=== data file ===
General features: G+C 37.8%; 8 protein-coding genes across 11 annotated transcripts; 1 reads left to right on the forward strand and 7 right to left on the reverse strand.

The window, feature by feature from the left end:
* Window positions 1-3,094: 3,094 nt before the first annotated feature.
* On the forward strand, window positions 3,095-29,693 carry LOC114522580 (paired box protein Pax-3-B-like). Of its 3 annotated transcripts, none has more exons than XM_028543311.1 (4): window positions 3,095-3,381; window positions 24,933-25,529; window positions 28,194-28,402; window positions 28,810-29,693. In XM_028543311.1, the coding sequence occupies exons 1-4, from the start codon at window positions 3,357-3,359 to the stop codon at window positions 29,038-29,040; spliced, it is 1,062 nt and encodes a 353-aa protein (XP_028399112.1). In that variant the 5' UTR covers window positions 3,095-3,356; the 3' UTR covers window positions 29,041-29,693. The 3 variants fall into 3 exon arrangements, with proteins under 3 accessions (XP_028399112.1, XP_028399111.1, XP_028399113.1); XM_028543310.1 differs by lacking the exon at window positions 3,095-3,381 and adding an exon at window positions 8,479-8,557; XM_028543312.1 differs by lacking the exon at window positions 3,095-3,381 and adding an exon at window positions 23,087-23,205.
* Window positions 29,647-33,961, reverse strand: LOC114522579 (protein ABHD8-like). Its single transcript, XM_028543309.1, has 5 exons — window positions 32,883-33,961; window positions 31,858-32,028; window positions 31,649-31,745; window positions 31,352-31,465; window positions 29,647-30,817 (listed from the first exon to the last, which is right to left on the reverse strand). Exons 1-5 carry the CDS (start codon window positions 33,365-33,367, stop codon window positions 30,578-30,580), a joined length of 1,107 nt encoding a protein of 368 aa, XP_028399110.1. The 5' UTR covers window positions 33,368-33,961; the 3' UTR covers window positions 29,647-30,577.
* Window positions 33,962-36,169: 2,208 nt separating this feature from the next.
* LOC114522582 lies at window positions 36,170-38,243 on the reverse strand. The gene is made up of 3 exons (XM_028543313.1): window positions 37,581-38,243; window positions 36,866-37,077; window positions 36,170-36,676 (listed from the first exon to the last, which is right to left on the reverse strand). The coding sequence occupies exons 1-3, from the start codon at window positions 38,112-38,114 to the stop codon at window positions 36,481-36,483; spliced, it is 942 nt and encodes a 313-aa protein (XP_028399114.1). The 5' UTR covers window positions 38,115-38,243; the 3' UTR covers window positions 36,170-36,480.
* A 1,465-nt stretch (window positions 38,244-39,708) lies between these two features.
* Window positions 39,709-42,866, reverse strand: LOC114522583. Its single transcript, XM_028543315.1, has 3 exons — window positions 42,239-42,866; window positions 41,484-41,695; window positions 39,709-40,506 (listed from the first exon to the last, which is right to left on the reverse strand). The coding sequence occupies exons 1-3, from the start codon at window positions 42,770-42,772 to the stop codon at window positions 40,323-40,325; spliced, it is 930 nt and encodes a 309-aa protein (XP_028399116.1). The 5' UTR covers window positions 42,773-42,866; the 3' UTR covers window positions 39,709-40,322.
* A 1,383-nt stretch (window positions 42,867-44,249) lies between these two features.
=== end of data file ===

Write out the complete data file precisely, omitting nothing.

General features: G+C 37.8%; 8 protein-coding genes across 11 annotated transcripts; 1 reads left to right on the forward strand and 7 right to left on the reverse strand.

The window, feature by feature from the left end:
* Window positions 1-3,094: 3,094 nt before the first annotated feature.
* On the forward strand, window positions 3,095-29,693 carry LOC114522580 (paired box protein Pax-3-B-like). Of its 3 annotated transcripts, none has more exons than XM_028543311.1 (4): window positions 3,095-3,381; window positions 24,933-25,529; window positions 28,194-28,402; window positions 28,810-29,693. In XM_028543311.1, the coding sequence occupies exons 1-4, from the start codon at window positions 3,357-3,359 to the stop codon at window positions 29,038-29,040; spliced, it is 1,062 nt and encodes a 353-aa protein (XP_028399112.1). In that variant the 5' UTR covers window positions 3,095-3,356; the 3' UTR covers window positions 29,041-29,693. The 3 variants fall into 3 exon arrangements, with proteins under 3 accessions (XP_028399112.1, XP_028399111.1, XP_028399113.1); XM_028543310.1 differs by lacking the exon at window positions 3,095-3,381 and adding an exon at window positions 8,479-8,557; XM_028543312.1 differs by lacking the exon at window positions 3,095-3,381 and adding an exon at window positions 23,087-23,205.
* Window positions 29,647-33,961, reverse strand: LOC114522579 (protein ABHD8-like). Its single transcript, XM_028543309.1, has 5 exons — window positions 32,883-33,961; window positions 31,858-32,028; window positions 31,649-31,745; window positions 31,352-31,465; window positions 29,647-30,817 (listed from the first exon to the last, which is right to left on the reverse strand). Exons 1-5 carry the CDS (start codon window positions 33,365-33,367, stop codon window positions 30,578-30,580), a joined length of 1,107 nt encoding a protein of 368 aa, XP_028399110.1. The 5' UTR covers window positions 33,368-33,961; the 3' UTR covers window positions 29,647-30,577.
* Window positions 33,962-36,169: 2,208 nt separating this feature from the next.
* LOC114522582 lies at window positions 36,170-38,243 on the reverse strand. The gene is made up of 3 exons (XM_028543313.1): window positions 37,581-38,243; window positions 36,866-37,077; window positions 36,170-36,676 (listed from the first exon to the last, which is right to left on the reverse strand). The coding sequence occupies exons 1-3, from the start codon at window positions 38,112-38,114 to the stop codon at window positions 36,481-36,483; spliced, it is 942 nt and encodes a 313-aa protein (XP_028399114.1). The 5' UTR covers window positions 38,115-38,243; the 3' UTR covers window positions 36,170-36,480.
* A 1,465-nt stretch (window positions 38,244-39,708) lies between these two features.
* Window positions 39,709-42,866, reverse strand: LOC114522583. Its single transcript, XM_028543315.1, has 3 exons — window positions 42,239-42,866; window positions 41,484-41,695; window positions 39,709-40,506 (listed from the first exon to the last, which is right to left on the reverse strand). The coding sequence occupies exons 1-3, from the start codon at window positions 42,770-42,772 to the stop codon at window positions 40,323-40,325; spliced, it is 930 nt and encodes a 309-aa protein (XP_028399116.1). The 5' UTR covers window positions 42,773-42,866; the 3' UTR covers window positions 39,709-40,322.
* A 1,383-nt stretch (window positions 42,867-44,249) lies between these two features.